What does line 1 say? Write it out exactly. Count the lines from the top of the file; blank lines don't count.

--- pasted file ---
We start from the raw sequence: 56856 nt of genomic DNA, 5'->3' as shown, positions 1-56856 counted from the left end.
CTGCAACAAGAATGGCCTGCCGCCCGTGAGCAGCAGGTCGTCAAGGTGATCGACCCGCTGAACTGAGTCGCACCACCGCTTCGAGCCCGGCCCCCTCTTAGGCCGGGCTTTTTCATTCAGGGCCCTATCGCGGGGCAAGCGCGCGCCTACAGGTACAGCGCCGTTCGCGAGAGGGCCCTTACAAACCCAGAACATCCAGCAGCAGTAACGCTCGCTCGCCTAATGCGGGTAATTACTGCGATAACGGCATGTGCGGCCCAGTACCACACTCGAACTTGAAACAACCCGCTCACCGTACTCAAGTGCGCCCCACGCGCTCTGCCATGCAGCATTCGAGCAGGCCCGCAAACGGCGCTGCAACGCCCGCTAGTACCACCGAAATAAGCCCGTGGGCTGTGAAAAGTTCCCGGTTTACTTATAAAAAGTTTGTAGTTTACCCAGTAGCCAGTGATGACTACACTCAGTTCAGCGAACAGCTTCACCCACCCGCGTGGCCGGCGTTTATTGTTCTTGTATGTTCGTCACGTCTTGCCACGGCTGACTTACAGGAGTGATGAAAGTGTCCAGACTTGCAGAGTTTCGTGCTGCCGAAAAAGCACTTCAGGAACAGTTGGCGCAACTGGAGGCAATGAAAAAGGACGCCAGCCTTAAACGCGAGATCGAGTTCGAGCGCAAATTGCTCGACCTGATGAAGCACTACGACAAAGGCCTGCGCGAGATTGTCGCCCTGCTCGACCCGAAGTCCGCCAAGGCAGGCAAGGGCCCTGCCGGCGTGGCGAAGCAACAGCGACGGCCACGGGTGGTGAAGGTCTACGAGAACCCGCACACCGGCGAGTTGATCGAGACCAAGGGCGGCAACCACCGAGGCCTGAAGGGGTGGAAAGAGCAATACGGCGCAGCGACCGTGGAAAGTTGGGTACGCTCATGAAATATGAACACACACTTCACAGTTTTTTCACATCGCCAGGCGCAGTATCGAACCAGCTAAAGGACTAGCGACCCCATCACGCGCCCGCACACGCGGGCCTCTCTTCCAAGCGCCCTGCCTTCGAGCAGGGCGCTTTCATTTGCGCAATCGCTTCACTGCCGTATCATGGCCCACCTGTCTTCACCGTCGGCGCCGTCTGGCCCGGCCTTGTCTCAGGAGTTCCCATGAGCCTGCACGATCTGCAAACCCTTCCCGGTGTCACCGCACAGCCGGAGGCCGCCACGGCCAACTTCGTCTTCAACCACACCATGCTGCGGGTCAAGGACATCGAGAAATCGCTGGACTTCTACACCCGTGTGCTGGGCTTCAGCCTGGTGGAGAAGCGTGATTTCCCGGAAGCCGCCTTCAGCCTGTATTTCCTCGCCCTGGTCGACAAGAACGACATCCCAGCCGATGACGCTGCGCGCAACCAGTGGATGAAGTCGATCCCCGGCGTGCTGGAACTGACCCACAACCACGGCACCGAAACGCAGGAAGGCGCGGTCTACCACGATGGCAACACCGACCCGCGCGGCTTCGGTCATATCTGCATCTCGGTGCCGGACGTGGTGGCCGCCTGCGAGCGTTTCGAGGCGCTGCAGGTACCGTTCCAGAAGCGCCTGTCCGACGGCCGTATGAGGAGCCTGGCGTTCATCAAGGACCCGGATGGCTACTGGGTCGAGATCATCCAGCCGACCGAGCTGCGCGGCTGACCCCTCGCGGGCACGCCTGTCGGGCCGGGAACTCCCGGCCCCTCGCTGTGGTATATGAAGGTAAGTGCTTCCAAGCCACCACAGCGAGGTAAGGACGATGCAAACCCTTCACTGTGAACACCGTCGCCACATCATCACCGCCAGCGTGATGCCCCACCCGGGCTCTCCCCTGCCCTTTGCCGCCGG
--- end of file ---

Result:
We start from the raw sequence: 56856 nt of genomic DNA, 5'->3' as shown, positions 1-56856 counted from the left end.